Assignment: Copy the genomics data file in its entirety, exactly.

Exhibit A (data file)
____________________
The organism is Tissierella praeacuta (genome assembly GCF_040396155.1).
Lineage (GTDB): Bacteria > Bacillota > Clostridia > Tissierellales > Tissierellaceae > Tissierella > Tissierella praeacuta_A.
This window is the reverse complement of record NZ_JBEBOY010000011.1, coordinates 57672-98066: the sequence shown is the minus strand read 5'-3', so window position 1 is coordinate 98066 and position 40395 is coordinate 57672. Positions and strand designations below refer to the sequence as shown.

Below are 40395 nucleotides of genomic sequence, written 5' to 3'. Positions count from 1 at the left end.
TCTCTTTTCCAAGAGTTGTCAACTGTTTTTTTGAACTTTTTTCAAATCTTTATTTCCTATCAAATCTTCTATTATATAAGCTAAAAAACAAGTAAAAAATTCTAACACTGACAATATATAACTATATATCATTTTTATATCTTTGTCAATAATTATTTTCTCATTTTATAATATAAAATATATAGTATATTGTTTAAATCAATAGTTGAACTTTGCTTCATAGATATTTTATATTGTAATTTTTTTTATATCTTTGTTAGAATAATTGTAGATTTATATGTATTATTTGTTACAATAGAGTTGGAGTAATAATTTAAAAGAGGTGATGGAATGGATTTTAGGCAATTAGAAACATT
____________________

The organism is Tissierella praeacuta (genome assembly GCF_040396155.1).
Lineage (GTDB): Bacteria > Bacillota > Clostridia > Tissierellales > Tissierellaceae > Tissierella > Tissierella praeacuta_A.
This window is the reverse complement of record NZ_JBEBOY010000011.1, coordinates 57672-98066: the sequence shown is the minus strand read 5'-3', so window position 1 is coordinate 98066 and position 40395 is coordinate 57672. Positions and strand designations below refer to the sequence as shown.

Below are 40395 nucleotides of genomic sequence, written 5' to 3'. Positions count from 1 at the left end.
TCTCTTTTCCAAGAGTTGTCAACTGTTTTTTTGAACTTTTTTCAAATCTTTATTTCCTATCAAATCTTCTATTATATAAGCTAAAAAACAAGTAAAAAATTCTAACACTGACAATATATAACTATATATCATTTTTATATCTTTGTCAATAATTATTTTCTCATTTTATAATATAAAATATATAGTATATTGTTTAAATCAATAGTTGAACTTTGCTTCATAGATATTTTATATTGTAATTTTTTTTATATCTTTGTTAGAATAATTGTAGATTTATATGTATTATTTGTTACAATAGAGTTGGAGTAATAATTTAAAAGAGGTGATGGAATGGATTTTAGGCAATTAGAAACATT